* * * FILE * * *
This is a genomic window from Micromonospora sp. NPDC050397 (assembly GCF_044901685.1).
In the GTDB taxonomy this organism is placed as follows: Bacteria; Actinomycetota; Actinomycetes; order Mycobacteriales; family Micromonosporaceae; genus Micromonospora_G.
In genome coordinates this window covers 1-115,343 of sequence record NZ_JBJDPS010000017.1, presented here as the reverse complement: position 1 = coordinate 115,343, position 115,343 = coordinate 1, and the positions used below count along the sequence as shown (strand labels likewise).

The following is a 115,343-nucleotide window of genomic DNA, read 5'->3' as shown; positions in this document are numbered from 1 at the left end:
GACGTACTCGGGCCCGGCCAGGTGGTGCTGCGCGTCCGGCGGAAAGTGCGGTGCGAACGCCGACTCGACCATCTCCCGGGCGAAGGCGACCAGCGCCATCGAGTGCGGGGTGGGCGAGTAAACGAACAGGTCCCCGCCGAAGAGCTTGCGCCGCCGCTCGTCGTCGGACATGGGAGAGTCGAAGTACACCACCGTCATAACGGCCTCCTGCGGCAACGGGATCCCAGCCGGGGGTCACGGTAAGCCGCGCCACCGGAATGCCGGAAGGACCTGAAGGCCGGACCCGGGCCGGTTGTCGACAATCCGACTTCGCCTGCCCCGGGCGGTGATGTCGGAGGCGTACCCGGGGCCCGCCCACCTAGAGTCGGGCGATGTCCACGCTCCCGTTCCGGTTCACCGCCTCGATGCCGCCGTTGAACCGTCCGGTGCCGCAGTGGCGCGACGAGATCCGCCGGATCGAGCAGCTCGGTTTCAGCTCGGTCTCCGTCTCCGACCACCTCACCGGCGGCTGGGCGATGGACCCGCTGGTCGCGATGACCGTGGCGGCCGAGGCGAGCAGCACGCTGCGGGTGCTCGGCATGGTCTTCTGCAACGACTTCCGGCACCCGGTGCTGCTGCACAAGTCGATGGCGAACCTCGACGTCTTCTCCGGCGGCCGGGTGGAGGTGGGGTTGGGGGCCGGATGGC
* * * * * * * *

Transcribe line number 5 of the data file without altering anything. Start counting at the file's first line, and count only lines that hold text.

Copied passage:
GACGTACTCGGGCCCGGCCAGGTGGTGCTGCGCGTCCGGCGGAAAGTGCGGTGCGAACGCCGACTCGACCATCTCCCGGGCGAAGGCGACCAGCGCCATCGAGTGCGGGGTGGGCGAGTAAACGAACAGGTCCCCGCCGAAGAGCTTGCGCCGCCGCTCGTCGTCGGACATGGGAGAGTCGAAGTACACCACCGTCATAACGGCCTCCTGCGGCAACGGGATCCCAGCCGGGGGTCACGGTAAGCCGCGCCACCGGAATGCCGGAAGGACCTGAAGGCCGGACCCGGGCCGGTTGTCGACAATCCGACTTCGCCTGCCCCGGGCGGTGATGTCGGAGGCGTACCCGGGGCCCGCCCACCTAGAGTCGGGCGATGTCCACGCTCCCGTTCCGGTTCACCGCCTCGATGCCGCCGTTGAACCGTCCGGTGCCGCAGTGGCGCGACGAGATCCGCCGGATCGAGCAGCTCGGTTTCAGCTCGGTCTCCGTCTCCGACCACCTCACCGGCGGCTGGGCGATGGACCCGCTGGTCGCGATGACCGTGGCGGCCGAGGCGAGCAGCACGCTGCGGGTGCTCGGCATGGTCTTCTGCAACGACTTCCGGCACCCGGTGCTGCTGCACAAGTCGATGGCGAACCTCGACGTCTTCTCCGGCGGCCGGGTGGAGGTGGGGTTGGGGGCCGGATGGC